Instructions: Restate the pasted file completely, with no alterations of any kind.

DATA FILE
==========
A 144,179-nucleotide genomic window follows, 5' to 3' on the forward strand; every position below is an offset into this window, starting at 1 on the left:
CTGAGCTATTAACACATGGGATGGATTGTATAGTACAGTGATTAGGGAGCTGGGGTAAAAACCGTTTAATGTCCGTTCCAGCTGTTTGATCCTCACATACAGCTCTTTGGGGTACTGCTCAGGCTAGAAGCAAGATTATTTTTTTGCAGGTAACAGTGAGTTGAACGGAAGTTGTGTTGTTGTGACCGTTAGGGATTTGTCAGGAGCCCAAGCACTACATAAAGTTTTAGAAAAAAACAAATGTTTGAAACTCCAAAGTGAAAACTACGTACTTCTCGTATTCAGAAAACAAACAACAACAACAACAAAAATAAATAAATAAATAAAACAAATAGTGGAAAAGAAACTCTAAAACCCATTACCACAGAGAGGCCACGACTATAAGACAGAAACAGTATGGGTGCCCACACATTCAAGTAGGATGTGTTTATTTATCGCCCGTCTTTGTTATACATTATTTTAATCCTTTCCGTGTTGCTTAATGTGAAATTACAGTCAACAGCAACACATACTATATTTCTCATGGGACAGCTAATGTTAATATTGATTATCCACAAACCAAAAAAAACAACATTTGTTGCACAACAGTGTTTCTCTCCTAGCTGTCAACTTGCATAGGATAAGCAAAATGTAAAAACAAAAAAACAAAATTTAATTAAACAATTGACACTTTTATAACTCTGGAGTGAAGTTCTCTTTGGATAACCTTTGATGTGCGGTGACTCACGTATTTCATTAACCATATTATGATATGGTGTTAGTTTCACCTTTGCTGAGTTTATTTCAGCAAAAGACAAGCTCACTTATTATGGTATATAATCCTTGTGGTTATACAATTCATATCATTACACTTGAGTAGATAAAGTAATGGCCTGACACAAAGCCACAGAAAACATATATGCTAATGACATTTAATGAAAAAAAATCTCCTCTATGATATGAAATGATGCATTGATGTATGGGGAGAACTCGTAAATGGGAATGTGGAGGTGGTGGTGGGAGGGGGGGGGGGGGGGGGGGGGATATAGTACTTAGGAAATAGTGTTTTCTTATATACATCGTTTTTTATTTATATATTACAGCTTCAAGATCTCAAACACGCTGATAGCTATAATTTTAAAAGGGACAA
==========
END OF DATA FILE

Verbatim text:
A 144,179-nucleotide genomic window follows, 5' to 3' on the forward strand; every position below is an offset into this window, starting at 1 on the left:
CTGAGCTATTAACACATGGGATGGATTGTATAGTACAGTGATTAGGGAGCTGGGGTAAAAACCGTTTAATGTCCGTTCCAGCTGTTTGATCCTCACATACAGCTCTTTGGGGTACTGCTCAGGCTAGAAGCAAGATTATTTTTTTGCAGGTAACAGTGAGTTGAACGGAAGTTGTGTTGTTGTGACCGTTAGGGATTTGTCAGGAGCCCAAGCACTACATAAAGTTTTAGAAAAAAACAAATGTTTGAAACTCCAAAGTGAAAACTACGTACTTCTCGTATTCAGAAAACAAACAACAACAACAACAAAAATAAATAAATAAATAAAACAAATAGTGGAAAAGAAACTCTAAAACCCATTACCACAGAGAGGCCACGACTATAAGACAGAAACAGTATGGGTGCCCACACATTCAAGTAGGATGTGTTTATTTATCGCCCGTCTTTGTTATACATTATTTTAATCCTTTCCGTGTTGCTTAATGTGAAATTACAGTCAACAGCAACACATACTATATTTCTCATGGGACAGCTAATGTTAATATTGATTATCCACAAACCAAAAAAAACAACATTTGTTGCACAACAGTGTTTCTCTCCTAGCTGTCAACTTGCATAGGATAAGCAAAATGTAAAAACAAAAAAACAAAATTTAATTAAACAATTGACACTTTTATAACTCTGGAGTGAAGTTCTCTTTGGATAACCTTTGATGTGCGGTGACTCACGTATTTCATTAACCATATTATGATATGGTGTTAGTTTCACCTTTGCTGAGTTTATTTCAGCAAAAGACAAGCTCACTTATTATGGTATATAATCCTTGTGGTTATACAATTCATATCATTACACTTGAGTAGATAAAGTAATGGCCTGACACAAAGCCACAGAAAACATATATGCTAATGACATTTAATGAAAAAAAATCTCCTCTATGATATGAAATGATGCATTGATGTATGGGGAGAACTCGTAAATGGGAATGTGGAGGTGGTGGTGGGAGGGGGGGGGGGGGGGGGGGGGATATAGTACTTAGGAAATAGTGTTTTCTTATATACATCGTTTTTTATTTATATATTACAGCTTCAAGATCTCAAACACGCTGATAGCTATAATTTTAAAAGGGACAA